chili 245

My dad sent me a recipe the other day titled “The best chili ever”.

Sensationalist links aren’t usually my thing. But chili, now you’re speaking my language; anything food-related is immediately worthy of attention. Especially chili, which I consider to be a distinct sub-category in my recipe arsenal. I’ve done the time, I’ve studied it like a fine art, I’ve Dutch ovened it, Crock potted it, made it with black beans and pinto, ground beef and cubed chuck. I even made a pretty killer vegan version earlier this year.

But the one thing I’d never tried….Texas chili.

I’ve always thought that bean-free chili would taste a little bit like meat sauce. But when I clicked the link, I was surprised and excited to see that it was a recipe from Tim Love. Tim’s not a household name, but a few years ago he did a stint on Top Chef Masters and I was impressed by his big and bold Texas style.

Given that I don’t spend much time in Texas, I figured that his chili is the closest I’ll come to Tim Love and his cooking.

In true-to-form fashion, I felt compelled to source the exact ingredients called for in the recipe. Lone Star beer? Check. Guajillo and chipotle chilies, check and check. Normally I campaign against laborious, painstaking steps like toasting and grinding my own chilies, but when you’re going for something authentic, cutting corners isn’t an option.

Out came the electric spice grinder from the far left corner of my uppermost cabinet, behind the dishtowels and the citrus juicer. The last time I used my grinder, Y2K was our country’s most pressing issue, and American Pie was #1 at the box office. It still smelled faintly of old spices.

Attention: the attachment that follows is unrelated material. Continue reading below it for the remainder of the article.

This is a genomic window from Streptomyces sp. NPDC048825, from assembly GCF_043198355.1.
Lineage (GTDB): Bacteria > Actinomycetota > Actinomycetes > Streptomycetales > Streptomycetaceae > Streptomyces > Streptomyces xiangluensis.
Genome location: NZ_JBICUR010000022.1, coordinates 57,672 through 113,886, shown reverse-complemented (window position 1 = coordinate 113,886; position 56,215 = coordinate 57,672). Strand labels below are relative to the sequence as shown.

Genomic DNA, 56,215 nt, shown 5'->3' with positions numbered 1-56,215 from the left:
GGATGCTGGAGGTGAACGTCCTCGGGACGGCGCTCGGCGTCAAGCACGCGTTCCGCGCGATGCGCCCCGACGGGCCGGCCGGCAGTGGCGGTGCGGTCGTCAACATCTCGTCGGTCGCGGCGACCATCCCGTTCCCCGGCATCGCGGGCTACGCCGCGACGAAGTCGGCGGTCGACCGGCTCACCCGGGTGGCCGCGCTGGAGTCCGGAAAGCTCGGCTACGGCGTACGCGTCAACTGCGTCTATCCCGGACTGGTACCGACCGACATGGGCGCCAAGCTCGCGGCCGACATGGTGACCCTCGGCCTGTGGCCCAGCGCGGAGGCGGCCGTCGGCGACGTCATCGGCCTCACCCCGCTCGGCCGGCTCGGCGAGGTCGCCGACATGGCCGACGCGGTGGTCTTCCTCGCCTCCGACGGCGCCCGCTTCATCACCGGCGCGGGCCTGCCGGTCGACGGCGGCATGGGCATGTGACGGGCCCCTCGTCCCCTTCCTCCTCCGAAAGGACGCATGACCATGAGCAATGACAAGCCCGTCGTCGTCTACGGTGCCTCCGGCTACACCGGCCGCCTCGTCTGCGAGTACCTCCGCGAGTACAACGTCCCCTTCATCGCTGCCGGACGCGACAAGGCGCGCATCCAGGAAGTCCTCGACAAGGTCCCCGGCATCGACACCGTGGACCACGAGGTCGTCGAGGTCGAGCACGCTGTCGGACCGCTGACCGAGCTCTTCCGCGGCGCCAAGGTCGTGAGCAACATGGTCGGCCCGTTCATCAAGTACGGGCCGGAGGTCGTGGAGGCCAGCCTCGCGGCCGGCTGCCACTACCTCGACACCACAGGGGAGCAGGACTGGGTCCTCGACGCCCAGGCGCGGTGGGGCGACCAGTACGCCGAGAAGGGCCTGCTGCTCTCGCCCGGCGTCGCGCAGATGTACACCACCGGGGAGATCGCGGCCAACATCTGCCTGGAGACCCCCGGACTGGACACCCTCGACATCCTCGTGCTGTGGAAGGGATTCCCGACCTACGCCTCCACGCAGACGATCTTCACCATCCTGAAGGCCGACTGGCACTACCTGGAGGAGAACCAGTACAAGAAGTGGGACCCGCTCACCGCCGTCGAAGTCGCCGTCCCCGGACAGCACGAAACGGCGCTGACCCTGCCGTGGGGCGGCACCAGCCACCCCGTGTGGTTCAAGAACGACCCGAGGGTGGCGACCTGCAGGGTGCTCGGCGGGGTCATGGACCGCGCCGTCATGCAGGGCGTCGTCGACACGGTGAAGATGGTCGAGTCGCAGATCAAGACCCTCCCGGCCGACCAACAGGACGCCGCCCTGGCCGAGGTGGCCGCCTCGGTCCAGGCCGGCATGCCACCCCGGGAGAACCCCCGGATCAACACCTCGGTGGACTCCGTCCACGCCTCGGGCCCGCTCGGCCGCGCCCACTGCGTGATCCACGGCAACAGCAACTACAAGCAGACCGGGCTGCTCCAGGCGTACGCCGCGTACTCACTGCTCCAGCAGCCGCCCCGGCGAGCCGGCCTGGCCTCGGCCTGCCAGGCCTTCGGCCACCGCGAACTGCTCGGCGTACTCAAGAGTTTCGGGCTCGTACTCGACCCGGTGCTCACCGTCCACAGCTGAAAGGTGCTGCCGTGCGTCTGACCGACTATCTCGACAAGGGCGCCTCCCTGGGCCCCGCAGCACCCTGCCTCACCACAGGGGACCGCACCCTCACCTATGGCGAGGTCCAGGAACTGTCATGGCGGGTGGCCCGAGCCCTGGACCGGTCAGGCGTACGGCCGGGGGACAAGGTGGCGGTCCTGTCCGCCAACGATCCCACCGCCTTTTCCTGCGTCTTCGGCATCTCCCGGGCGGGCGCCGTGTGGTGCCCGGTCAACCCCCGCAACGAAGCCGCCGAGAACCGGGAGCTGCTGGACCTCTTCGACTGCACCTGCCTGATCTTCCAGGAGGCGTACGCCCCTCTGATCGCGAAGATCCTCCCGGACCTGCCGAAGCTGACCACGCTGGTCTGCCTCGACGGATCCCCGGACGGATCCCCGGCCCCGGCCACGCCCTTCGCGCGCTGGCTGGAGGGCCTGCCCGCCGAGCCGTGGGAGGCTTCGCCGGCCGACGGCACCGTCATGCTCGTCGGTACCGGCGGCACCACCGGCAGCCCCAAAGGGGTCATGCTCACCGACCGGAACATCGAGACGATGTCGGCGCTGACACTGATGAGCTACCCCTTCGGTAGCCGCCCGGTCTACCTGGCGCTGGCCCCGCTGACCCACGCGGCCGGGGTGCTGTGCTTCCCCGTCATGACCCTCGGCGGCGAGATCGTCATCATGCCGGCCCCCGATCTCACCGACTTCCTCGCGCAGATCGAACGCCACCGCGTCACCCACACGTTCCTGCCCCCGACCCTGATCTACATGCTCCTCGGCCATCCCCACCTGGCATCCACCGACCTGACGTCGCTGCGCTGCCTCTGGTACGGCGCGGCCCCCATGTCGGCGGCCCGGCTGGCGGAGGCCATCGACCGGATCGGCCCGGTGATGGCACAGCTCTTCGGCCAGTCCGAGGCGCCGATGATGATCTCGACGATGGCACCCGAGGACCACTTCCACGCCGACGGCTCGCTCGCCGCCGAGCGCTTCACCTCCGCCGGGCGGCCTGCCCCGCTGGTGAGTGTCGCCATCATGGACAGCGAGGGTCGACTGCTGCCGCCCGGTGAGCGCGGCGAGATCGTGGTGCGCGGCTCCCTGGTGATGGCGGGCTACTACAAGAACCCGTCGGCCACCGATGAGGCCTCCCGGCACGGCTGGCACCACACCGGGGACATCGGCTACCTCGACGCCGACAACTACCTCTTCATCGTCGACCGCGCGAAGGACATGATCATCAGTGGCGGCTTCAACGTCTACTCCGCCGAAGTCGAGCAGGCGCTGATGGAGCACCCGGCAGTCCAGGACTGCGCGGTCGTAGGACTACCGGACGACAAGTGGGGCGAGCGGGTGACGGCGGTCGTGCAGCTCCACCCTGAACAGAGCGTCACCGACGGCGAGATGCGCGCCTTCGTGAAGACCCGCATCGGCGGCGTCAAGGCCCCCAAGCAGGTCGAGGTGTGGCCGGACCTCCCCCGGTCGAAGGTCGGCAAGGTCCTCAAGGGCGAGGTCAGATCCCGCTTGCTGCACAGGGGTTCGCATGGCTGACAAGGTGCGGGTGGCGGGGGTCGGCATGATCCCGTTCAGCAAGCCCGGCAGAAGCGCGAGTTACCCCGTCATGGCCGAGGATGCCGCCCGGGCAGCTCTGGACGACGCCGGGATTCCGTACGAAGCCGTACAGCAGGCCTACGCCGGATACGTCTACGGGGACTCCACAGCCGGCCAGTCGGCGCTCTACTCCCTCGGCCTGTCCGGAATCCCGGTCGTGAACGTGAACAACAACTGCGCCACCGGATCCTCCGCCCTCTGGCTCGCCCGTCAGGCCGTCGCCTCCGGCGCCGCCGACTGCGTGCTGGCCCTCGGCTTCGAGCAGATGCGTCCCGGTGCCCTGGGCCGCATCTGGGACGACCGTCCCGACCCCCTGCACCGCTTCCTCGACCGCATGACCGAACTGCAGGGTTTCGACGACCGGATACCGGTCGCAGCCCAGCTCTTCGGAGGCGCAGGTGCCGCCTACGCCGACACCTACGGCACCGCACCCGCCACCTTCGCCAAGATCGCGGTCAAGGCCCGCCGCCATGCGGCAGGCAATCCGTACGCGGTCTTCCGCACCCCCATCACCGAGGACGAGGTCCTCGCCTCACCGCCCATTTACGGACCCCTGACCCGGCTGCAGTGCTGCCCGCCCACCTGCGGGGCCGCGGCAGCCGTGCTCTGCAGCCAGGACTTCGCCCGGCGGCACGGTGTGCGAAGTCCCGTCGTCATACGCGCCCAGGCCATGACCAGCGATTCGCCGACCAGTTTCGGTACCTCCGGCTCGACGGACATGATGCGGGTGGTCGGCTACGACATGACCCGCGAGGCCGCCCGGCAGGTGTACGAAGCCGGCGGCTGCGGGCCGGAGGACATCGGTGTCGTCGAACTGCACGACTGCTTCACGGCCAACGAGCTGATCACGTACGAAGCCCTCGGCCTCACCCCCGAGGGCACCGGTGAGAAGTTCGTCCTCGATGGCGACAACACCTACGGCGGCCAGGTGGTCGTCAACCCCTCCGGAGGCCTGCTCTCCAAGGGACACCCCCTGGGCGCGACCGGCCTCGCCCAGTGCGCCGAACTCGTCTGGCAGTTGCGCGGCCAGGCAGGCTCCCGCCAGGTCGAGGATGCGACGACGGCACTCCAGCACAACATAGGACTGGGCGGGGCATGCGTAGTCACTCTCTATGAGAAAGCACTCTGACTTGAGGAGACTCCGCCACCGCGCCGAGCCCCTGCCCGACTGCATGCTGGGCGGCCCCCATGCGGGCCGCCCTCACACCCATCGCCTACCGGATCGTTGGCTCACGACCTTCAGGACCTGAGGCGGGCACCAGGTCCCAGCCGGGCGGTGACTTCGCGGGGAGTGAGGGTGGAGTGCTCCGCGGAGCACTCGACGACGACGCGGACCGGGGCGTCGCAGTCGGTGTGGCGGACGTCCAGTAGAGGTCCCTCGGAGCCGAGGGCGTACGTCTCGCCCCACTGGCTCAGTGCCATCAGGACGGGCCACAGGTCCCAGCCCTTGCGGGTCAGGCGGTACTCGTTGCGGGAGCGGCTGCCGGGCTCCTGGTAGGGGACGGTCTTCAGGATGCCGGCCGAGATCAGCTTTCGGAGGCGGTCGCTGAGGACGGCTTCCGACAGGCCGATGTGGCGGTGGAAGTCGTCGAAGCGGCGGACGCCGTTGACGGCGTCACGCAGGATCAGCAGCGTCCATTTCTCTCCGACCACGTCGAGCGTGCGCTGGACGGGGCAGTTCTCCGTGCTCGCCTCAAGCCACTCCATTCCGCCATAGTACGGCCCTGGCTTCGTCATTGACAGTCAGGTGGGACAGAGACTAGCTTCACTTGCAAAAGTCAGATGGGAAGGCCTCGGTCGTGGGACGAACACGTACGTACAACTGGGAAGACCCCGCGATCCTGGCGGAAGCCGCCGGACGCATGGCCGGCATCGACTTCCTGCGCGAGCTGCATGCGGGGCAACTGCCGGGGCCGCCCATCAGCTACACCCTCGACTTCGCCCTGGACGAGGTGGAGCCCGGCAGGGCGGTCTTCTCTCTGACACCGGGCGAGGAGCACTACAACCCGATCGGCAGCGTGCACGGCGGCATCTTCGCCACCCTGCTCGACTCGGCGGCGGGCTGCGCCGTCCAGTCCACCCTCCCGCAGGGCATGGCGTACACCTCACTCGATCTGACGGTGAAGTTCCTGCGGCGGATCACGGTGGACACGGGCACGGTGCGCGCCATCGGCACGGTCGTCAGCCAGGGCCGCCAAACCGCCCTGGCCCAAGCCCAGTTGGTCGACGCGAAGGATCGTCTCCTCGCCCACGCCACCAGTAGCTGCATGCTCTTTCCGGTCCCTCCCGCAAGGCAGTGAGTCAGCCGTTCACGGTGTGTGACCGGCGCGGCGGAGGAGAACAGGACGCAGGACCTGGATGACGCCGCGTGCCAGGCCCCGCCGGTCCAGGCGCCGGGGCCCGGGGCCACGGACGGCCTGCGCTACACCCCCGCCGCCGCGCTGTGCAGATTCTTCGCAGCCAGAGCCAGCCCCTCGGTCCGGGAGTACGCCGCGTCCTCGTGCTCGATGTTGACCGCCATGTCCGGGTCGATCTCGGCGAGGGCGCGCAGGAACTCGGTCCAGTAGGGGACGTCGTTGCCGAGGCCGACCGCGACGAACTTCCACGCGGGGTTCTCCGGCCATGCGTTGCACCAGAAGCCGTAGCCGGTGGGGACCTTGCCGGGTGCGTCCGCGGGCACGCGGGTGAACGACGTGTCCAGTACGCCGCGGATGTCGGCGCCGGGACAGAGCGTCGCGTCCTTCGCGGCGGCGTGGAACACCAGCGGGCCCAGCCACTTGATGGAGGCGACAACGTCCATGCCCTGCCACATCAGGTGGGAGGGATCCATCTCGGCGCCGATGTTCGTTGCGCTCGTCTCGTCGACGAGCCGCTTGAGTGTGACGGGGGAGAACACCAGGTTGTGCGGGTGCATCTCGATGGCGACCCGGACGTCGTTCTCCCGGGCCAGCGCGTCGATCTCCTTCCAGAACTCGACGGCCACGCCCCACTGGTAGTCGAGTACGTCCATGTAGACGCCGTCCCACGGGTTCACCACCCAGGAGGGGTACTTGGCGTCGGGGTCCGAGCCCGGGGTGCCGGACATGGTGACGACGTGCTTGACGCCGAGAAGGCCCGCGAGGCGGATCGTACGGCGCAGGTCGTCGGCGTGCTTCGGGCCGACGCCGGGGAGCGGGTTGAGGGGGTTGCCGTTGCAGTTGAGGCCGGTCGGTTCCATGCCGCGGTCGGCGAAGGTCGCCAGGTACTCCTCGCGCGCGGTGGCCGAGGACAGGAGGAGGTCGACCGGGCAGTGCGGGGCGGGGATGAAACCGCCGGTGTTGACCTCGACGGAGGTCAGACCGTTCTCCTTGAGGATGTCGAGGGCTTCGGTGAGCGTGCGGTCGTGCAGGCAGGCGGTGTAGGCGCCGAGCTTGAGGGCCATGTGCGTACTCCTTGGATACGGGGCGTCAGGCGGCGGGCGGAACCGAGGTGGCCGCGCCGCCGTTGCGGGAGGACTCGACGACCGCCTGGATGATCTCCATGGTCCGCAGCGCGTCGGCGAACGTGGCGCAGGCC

texaschili

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chili_fmd

If there’s a cold weather dish that I spring for most, it has to be chili. Or stew. Or soup. Or some kind of braise with a big hunk of meat.

But let’s go with my first answer. Because chili is one of those dishes that has so many variations that you can make it every week and never get bored.

I used to be fanatical about following recipes for chili- the world of dried chiles and  spices can be overwhelming if you’re unfamiliar with it (which I admit, I still am for the most part). My go-to fruit & vegetable market in in NYC, the Manhattan Fruit Exchange, stocks a big variety of chiles, from the wrinkled, smoky ancho chiles to the tiny chile de arbol. Although I’m pretty adventurous with most foods, I’ve always been a little fearful about picking chiles off the shelf – how can you know how spicy they’ll be? Are there any special preparations that are needed, such as soaking or dry toasting? So for years I cooked chili with guided instructions only.

Fortunately, there are a ton of recipe to choose from both online and off – I even have a cookbook that has nothing but chili recipes. It’s right there on my bookshelf next to the book that has nothing but smoked salmon recipes, and the two separate mac ‘n cheese cookbooks. Thankfully I’ve slowed down on  my cookbook purchases lately, leaving me with a little more money for other essentials like our gas bill, exotic fruits and light-up kids’ shoes.

But strangely, despite trying a huge range of dishes, I never found a chili recipe that I truly loved. And I’d end up doctoring and tweaking my dish until it resembled nothing like the dish I’d originally intended.

I’ll never forget the year that I entered a chili cook-off at a friend’s house. I was living in San Francisco at the time, and he suggested to a group of us that we bring over some beer and vats of chili and have a taste-off. 

And so I began to plan. Eager to impress my crew of judges, I searched through cookbooks and hunted around online until I found a recipe that was impressive enough to wow the guests, who would be tasting each dish blind.

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